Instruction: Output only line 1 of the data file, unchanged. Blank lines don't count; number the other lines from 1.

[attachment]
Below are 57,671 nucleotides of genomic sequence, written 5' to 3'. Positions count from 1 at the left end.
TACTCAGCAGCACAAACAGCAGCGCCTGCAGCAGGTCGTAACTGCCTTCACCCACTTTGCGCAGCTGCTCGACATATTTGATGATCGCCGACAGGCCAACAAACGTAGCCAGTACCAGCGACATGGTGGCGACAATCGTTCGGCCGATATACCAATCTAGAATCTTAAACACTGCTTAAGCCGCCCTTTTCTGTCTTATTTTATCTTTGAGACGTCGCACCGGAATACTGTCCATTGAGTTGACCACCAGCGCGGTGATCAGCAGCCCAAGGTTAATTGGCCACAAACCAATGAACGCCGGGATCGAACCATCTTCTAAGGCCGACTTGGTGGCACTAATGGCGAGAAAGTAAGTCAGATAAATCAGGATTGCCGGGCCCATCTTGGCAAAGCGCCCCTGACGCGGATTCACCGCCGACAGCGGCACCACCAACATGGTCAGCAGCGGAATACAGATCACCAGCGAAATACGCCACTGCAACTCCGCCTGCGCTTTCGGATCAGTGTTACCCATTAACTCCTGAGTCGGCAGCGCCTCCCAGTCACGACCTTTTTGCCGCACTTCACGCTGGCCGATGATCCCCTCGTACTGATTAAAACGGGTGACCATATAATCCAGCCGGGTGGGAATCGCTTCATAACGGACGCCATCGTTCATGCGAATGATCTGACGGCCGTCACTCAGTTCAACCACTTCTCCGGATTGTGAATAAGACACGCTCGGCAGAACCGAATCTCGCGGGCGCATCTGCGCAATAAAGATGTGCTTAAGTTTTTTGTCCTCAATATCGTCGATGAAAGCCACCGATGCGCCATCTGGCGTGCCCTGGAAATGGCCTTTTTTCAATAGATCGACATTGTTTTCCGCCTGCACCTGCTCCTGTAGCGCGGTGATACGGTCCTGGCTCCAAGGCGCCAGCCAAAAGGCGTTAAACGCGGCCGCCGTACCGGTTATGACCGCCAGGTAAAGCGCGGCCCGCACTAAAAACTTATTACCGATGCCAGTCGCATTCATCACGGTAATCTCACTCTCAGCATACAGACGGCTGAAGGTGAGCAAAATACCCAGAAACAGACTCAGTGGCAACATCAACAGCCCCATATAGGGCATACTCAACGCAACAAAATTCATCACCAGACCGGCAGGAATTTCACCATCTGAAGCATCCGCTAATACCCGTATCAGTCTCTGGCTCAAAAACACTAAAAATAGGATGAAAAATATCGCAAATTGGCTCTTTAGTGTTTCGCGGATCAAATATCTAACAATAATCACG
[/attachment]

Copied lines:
Below are 57,671 nucleotides of genomic sequence, written 5' to 3'. Positions count from 1 at the left end.